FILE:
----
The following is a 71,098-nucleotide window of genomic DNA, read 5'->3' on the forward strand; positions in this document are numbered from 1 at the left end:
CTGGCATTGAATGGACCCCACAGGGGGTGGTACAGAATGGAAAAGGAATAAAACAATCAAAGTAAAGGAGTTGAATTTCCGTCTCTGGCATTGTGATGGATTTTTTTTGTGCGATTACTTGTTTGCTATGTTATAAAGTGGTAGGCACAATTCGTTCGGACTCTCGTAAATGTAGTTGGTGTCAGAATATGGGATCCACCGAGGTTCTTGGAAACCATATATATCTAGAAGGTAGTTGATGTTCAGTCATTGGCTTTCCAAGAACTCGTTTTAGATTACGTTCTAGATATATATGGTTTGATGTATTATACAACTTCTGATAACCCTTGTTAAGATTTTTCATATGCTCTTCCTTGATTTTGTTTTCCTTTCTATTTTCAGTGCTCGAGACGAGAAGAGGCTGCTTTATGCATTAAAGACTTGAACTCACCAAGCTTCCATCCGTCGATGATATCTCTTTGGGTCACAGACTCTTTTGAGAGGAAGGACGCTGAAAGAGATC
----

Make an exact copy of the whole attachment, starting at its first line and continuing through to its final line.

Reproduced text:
The following is a 71,098-nucleotide window of genomic DNA, read 5'->3' on the forward strand; positions in this document are numbered from 1 at the left end:
CTGGCATTGAATGGACCCCACAGGGGGTGGTACAGAATGGAAAAGGAATAAAACAATCAAAGTAAAGGAGTTGAATTTCCGTCTCTGGCATTGTGATGGATTTTTTTTGTGCGATTACTTGTTTGCTATGTTATAAAGTGGTAGGCACAATTCGTTCGGACTCTCGTAAATGTAGTTGGTGTCAGAATATGGGATCCACCGAGGTTCTTGGAAACCATATATATCTAGAAGGTAGTTGATGTTCAGTCATTGGCTTTCCAAGAACTCGTTTTAGATTACGTTCTAGATATATATGGTTTGATGTATTATACAACTTCTGATAACCCTTGTTAAGATTTTTCATATGCTCTTCCTTGATTTTGTTTTCCTTTCTATTTTCAGTGCTCGAGACGAGAAGAGGCTGCTTTATGCATTAAAGACTTGAACTCACCAAGCTTCCATCCGTCGATGATATCTCTTTGGGTCACAGACTCTTTTGAGAGGAAGGACGCTGAAAGAGATC